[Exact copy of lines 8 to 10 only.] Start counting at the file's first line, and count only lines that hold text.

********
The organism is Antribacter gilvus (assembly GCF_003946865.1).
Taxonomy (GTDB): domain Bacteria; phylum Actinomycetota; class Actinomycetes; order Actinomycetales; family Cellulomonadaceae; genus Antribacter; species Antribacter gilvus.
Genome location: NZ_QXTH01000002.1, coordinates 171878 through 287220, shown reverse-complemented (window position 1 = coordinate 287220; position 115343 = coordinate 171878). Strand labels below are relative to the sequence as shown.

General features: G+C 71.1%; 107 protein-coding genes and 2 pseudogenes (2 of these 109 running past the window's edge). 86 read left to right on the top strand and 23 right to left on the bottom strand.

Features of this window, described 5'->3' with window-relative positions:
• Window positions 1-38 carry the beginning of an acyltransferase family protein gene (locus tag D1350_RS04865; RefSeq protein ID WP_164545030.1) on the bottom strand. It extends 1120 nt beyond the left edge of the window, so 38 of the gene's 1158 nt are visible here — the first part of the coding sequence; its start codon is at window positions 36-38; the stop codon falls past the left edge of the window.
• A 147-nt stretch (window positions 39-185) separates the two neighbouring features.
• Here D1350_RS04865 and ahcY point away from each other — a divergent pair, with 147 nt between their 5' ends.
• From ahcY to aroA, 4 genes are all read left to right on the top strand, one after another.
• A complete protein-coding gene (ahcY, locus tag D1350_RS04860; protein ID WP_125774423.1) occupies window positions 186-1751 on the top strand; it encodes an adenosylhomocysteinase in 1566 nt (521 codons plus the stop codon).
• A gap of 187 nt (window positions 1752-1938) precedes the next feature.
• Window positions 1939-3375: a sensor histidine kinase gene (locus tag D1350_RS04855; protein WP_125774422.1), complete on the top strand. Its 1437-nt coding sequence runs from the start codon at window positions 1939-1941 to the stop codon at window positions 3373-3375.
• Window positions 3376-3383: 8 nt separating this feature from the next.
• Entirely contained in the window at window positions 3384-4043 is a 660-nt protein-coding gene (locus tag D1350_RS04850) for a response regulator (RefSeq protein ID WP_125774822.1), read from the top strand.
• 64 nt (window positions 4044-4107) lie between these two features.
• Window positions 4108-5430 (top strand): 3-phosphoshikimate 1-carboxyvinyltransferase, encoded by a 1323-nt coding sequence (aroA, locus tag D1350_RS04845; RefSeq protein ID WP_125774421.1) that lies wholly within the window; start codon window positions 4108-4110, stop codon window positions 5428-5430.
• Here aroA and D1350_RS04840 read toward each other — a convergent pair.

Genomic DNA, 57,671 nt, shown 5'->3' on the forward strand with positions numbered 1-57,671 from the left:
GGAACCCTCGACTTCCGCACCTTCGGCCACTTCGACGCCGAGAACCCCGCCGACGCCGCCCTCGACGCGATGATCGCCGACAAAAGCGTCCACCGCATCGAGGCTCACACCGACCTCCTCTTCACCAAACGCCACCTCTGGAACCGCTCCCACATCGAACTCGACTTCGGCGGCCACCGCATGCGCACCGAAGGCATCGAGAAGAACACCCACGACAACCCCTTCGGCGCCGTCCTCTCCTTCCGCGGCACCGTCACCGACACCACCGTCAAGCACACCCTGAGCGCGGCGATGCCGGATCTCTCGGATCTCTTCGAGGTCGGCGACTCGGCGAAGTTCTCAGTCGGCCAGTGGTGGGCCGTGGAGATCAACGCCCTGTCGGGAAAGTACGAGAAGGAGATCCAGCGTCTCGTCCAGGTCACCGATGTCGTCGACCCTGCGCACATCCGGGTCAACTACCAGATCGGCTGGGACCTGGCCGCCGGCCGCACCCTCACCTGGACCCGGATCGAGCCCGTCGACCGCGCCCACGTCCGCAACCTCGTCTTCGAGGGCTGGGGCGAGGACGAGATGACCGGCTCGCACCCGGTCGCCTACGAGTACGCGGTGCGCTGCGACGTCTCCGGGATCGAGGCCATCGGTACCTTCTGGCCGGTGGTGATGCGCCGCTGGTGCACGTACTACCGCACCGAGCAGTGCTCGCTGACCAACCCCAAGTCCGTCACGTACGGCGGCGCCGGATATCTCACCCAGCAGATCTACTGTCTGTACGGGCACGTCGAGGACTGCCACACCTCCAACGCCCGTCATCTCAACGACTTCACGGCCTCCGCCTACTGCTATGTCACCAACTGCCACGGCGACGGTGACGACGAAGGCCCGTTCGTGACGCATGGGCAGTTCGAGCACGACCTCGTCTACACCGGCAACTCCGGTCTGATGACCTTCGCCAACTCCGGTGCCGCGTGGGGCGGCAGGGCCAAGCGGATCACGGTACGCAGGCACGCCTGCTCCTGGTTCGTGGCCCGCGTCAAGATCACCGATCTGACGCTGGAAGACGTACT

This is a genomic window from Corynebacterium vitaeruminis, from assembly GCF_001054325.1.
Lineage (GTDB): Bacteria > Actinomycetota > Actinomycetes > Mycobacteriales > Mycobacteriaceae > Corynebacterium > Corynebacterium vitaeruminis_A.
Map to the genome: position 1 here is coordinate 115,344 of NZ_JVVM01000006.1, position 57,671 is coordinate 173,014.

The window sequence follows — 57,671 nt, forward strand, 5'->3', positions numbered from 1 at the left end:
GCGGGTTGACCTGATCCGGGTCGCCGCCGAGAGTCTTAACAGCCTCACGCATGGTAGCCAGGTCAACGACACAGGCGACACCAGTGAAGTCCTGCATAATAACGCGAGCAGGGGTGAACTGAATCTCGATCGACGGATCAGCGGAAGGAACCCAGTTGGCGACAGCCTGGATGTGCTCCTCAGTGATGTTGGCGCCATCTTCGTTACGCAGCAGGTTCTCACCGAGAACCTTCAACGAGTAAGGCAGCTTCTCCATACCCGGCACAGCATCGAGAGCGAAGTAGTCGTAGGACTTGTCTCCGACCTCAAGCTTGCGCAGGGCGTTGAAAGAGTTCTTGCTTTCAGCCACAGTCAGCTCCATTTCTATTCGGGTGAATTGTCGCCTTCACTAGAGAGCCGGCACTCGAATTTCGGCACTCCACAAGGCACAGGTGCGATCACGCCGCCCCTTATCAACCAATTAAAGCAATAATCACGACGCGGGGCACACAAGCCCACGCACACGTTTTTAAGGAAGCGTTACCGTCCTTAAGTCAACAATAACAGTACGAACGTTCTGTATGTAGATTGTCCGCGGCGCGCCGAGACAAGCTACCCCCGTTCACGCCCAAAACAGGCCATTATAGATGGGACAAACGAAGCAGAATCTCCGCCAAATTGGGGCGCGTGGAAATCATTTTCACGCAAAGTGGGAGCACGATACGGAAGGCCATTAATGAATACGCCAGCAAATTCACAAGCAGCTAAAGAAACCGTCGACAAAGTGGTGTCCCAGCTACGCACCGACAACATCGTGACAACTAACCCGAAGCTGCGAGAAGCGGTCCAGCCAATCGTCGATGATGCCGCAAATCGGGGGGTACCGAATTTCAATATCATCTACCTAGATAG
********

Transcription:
• Here D1350_RS04865 and ahcY point away from each other — a divergent pair, with 147 nt between their 5' ends.
• From ahcY to aroA, 4 genes are all read left to right on the top strand, one after another.
• A complete protein-coding gene (ahcY, locus tag D1350_RS04860; protein ID WP_125774423.1) occupies window positions 186-1751 on the top strand; it encodes an adenosylhomocysteinase in 1566 nt (521 codons plus the stop codon).